Future Cars

Nissan Vmotion 2.0 Concept Previews the Next Altima

Out with the bland

Call the Nissan Altima bland no more, at least if Vmotion 2.0 concept that made its debut at the 2017 North American International Auto Show holds on to most of its exterior styling, interior materials, finish when the new midsize stalwart arrives by the 2019 model year. It could be an early MY19 introduction in early or mid 2018, considering the timing of this concept’s unveiling.

Vmotion 2.0 has a whole lot of Maxima in it, with sharp sheetmetal creases all over, and the now-requisite “floating” c-pillar. In the concept, a “unique” carbon finisher with thin silver threads accent the roofline, Nissan says.

Beside previewing the Altima’s new design language, the Vmotion 2.0 Concept is designed to alert the midsize appliance world that the current model’s bland, conservative look is doomed. The concept’s silver paint has copper undertones in a layered effect to change tones as you look at the car from different angles.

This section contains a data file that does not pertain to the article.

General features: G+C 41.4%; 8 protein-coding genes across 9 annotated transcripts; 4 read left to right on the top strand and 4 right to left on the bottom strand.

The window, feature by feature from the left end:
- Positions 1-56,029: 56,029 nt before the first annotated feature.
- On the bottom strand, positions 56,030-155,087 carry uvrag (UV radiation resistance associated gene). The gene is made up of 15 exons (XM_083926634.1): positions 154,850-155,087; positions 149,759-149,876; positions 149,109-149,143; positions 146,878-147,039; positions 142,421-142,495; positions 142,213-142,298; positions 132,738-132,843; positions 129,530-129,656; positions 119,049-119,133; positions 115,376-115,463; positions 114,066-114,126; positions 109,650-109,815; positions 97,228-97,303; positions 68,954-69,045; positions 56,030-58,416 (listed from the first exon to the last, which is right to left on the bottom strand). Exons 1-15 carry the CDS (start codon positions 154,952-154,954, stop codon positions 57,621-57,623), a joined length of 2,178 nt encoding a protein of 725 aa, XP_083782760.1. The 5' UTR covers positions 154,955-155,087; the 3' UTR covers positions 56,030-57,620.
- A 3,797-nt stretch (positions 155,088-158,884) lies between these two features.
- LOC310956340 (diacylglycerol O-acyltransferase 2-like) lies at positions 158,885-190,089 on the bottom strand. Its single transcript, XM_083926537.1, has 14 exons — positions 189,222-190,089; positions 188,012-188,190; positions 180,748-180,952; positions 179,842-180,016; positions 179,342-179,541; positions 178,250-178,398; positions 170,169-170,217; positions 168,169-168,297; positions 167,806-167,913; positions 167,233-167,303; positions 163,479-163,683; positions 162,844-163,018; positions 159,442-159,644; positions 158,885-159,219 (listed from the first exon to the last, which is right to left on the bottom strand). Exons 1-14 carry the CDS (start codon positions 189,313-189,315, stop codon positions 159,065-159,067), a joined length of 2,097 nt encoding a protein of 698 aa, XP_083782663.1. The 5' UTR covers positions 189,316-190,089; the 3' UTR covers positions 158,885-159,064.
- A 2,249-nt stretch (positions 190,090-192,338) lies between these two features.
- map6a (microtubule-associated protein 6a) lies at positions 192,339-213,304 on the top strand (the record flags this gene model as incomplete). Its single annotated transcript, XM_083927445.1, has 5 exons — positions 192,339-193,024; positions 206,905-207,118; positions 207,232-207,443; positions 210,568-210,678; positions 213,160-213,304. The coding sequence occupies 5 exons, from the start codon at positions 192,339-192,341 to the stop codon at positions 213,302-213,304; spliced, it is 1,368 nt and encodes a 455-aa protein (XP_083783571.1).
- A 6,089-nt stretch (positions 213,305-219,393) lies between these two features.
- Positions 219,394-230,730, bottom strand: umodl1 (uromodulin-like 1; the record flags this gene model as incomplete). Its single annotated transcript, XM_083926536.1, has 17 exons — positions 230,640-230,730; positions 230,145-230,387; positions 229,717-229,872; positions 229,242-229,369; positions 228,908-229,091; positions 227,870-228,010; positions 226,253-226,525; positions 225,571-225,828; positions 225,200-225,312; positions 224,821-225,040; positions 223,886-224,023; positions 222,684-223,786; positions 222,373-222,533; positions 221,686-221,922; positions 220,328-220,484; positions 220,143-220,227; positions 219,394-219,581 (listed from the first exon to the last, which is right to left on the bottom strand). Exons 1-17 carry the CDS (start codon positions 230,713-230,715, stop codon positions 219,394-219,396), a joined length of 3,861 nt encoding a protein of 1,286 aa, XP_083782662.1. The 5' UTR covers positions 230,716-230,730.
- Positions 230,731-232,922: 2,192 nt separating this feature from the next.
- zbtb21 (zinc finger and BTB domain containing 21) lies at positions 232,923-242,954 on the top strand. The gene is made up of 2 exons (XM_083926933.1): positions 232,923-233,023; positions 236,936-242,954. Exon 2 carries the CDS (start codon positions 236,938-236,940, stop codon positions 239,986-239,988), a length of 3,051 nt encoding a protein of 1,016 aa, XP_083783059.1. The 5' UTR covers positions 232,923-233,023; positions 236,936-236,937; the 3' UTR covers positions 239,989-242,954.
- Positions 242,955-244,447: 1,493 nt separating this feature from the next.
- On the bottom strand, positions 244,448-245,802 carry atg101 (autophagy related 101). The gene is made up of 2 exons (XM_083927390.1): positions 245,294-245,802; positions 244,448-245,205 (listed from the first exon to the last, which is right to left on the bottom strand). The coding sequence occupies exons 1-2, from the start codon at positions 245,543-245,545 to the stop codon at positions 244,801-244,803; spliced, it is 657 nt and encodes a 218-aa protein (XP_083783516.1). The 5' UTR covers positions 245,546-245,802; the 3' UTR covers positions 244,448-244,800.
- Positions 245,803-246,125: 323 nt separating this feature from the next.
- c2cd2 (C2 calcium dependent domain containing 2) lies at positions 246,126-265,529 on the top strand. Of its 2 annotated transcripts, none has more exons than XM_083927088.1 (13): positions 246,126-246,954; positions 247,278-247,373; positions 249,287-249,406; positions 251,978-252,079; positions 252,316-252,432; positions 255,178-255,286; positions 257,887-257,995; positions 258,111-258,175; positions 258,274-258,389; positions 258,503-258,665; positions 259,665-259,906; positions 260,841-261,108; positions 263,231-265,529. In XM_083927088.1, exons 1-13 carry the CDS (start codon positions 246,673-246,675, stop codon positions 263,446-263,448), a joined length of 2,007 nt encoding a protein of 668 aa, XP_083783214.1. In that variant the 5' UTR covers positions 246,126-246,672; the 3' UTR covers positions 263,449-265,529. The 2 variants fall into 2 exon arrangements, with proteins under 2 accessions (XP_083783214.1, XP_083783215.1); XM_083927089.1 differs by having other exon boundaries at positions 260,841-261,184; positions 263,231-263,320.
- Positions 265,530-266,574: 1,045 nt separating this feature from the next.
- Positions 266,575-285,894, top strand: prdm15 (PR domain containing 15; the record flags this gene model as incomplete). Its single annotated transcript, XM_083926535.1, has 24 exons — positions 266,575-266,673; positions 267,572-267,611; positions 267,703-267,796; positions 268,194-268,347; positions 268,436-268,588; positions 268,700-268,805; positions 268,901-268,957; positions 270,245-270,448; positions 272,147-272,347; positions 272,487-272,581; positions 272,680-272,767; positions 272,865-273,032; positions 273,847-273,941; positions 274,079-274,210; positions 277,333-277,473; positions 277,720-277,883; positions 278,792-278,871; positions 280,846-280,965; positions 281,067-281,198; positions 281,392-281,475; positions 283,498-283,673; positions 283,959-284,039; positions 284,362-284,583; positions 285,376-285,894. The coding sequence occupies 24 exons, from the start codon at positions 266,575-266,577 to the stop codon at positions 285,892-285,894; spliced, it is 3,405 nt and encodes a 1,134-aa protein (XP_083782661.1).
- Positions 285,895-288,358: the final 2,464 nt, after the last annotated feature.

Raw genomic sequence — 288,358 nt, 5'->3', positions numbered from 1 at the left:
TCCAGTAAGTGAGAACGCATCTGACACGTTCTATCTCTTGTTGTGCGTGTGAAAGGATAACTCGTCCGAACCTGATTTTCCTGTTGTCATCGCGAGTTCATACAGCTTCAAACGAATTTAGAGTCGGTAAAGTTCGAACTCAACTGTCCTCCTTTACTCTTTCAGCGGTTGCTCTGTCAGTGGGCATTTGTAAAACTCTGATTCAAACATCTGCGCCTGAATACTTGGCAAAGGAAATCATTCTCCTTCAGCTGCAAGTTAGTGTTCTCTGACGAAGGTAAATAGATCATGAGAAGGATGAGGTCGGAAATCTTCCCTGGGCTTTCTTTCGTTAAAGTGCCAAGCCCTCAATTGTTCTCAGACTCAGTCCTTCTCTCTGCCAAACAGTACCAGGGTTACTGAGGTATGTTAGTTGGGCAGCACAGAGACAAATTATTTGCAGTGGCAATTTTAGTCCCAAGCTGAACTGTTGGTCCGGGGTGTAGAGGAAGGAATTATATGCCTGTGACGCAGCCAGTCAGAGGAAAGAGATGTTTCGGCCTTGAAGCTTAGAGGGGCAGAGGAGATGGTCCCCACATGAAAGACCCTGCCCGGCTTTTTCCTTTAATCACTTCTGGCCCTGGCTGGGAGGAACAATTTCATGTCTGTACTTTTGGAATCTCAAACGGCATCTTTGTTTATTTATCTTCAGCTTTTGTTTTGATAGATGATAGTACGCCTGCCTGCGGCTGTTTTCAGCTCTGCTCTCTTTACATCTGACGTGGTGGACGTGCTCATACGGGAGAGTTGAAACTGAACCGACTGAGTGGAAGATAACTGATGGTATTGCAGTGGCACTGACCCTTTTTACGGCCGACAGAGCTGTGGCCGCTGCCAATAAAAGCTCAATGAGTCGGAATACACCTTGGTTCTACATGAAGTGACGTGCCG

Nissan V Motion 20 Sedan Concept rear three quarter

“Copper is an emerging color trend in many industries, including fashion, product design and interior design,” design chief Shiro Nakamura said in a prepared release. “We wanted to introduce shades and hints of copper while mixing it with other metals such as satin silver and chrome.”

The Nissan Vmotion 2.0 features suicide doors and no b-pillar, but there’s no production intent. This is an old concept car trick to give crowds an optimal view of the interior, which in this case includes leather, and natural Zebra Wood applied to the floor and inner doors. The half-circle steering wheel helps show off the information/entertainment display to driver and front passenger.

The concept is equipped with Nissan’s ProPilot autonomous technology, which the automaker plans to roll out in new models through the beginning of the next decade. Last week at CES, formerly the Consumer Electronics Show, Nissan-Renault Alliance CEO Carlos Ghosn touted his first “drive” earlier in Silicon Valley, in a fully autonomous Nissan Leaf.

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